CRTC approves new Montreal TV stations
Montreal is about to see its first new TV station in 15 years.
On Thursday, the Canadian Radio-television and Telecommunications Commission approved two related applications that will see the Citytv network officially come to Montreal, and the launch of a new television station, ICI, that will offer local ethnic programming.
In the first decision, the CRTC approved a $10.67-million purchase of CJNT by Rogers Broadcasting Ltd., and its conversion from an ethnic station into an English commercial station. CJNT, branded Metro 14, is owned by Toronto-based Channel Zero Inc., and has been an affiliate of Citytv since June. Channel Zero bought CJNT in 2009, along with Hamilton, Ont.’s CHCH, for a combined $12 (plus $500,000 in commitments to keep the station running) from Canwest Global Communications Corp., the former parent company of The Gazette.
Rogers Media president of broadcast Scott Moore told The Gazette the deal should close by the end of January, and CJNT should assume the full Citytv prime time schedule on or around Feb. 4.
“We started about an hour ago putting the system in place,” he said.
CJNT is already carrying a good chunk of the Citytv schedule, including some popular U.S. programs like How I Met Your Mother, Modern Family and Revenge, as well as original Citytv productions like Cityline, Canada’s Got Talent and The Bachelor Canada. But most of its schedule has been ethnic programming because the station was licensed as an ethnic station.
Rogers has committed to producing a three-hour local morning show on weekdays and a weekly half-hour local sports show, resulting in 20 to 30 new jobs. The CRTC has given Rogers until Sept. 1 to launch this new local programming. Moore said Rogers has an August target for launching the morning show, which will be set in a new downtown studio, and is exploring options for local programming in the meantime.
Citytv Montreal’s local morning show will compete with one set to launch this spring on Global Montreal.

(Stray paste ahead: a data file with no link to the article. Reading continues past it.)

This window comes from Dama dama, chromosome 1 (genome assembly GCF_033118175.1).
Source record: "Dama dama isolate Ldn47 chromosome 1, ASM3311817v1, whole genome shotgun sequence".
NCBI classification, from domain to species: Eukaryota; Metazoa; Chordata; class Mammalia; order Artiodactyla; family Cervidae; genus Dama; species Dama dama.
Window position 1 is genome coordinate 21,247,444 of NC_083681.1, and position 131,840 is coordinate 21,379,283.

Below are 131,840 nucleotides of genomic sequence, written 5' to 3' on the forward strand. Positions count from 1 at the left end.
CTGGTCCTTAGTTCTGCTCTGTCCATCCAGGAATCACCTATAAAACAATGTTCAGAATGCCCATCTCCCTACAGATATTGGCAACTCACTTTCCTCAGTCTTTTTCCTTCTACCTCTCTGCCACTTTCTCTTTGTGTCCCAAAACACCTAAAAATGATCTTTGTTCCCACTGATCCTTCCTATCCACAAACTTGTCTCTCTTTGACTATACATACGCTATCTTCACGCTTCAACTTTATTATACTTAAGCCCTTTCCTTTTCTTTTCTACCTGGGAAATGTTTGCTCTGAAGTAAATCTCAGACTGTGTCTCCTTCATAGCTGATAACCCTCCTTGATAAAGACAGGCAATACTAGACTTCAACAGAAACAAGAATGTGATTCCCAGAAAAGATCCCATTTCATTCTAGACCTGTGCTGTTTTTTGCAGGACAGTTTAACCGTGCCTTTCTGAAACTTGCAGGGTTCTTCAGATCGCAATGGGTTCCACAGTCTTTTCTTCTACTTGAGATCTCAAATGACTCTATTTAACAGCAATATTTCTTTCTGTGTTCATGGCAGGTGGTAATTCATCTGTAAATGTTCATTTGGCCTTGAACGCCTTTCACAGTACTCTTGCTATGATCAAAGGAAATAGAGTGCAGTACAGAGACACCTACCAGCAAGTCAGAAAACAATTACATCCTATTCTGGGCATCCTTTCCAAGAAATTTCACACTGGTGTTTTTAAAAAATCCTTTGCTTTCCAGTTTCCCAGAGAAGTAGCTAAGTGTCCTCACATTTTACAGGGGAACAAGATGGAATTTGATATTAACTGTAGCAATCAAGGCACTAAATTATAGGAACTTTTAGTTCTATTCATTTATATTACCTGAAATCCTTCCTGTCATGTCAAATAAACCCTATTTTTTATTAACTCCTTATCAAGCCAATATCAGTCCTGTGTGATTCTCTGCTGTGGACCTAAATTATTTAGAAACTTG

New ethnic channel will be producers’ cooperative
In the second decision issued Thursday, the CRTC also approved a new television station called International Channel/Canal International, or ICI. The station, owned by Montreal’s Norouzi family, would carry only ethnic programming, and most of it local. Because it will broadcast over the air on digital channel 47, the station would be distributed to all local cable television subscribers.
ICI will run as a producers’ co-operative, meaning individual shows would buy airtime in half-hour blocks and then sell their own advertising. The station’s owners believe this is a better business model than the commercial models of CJNT’s previous owners because show producers are closer to their communities and would be in a better position to sell advertising.
The commission expressed concern about whether such a model would be viable, but ICI provided letters from 16 producers committing to time buys of $17,650 a week, or $917,800 a year, with 38 per cent of its schedule still unsold. Station manager Sam Norouzi told The Gazette on Thursday that they have received calls from other ethnic communities interested in starting programs on ICI.
“We were waiting four full years for this,” Norouzi’s father, Mohammad, said.
“Now the real work starts,” Sam Norouzi said. “We’re going to prove that this is going to work once and for all, that ethnic media in Montreal is going to be profitable.”
Sam Norouzi said they expect to launch the station in late-spring or early-summer, once the transmitter is installed, firm contracts signed with producers and the schedule finalized.
Both Rogers and Channel Zero have also committed to help ICI get off the ground. Channel Zero is providing a $1-million loan to ICI, which the station will use only if it needs to, as well as master control services free for five years. Rogers is providing $1.07 million in programming funding (10 per cent of the purchase price for CJNT, which the commission requires be spent on onscreen initiatives) as well as 200 hours a year of programming from its OMNI ethnic TV network, free of charge. The Norouzi family is also committing the resources of its production company, Mi-Cam Communications Inc., to get the station running.
ICI has committed to offering programming in the following languages: Italian, Greek, Arabic, Portuguese, Persian, Romanian, Mandarin, Cantonese, Russian, Hindi, Urdu, Spanish, French, English, Armenian, Polish and Creole. Programming would also be directed to the following ethnic groups: Italian, Lebanese, Egyptian, Algerian, Greek, Portuguese, Chinese, Russian, Romanian, Pakistani, Indian, Iranian, Haitian, Jewish, German, Ukrainian, Polish and Turkish.
Though it expects to greatly exceed this requirement, the new station is required to provide at least 14 hours of original local ethnic programming a week.
Channel Zero CEO Cal Millar said his company will use the money from the sale of CJNT to support CHCH in Hamilton, as well as finance expansion elsewhere in Canada. He said submissions have been made to the CRTC for the acquisition or launch of television stations, though he would not get into details until those applications are published by the commission.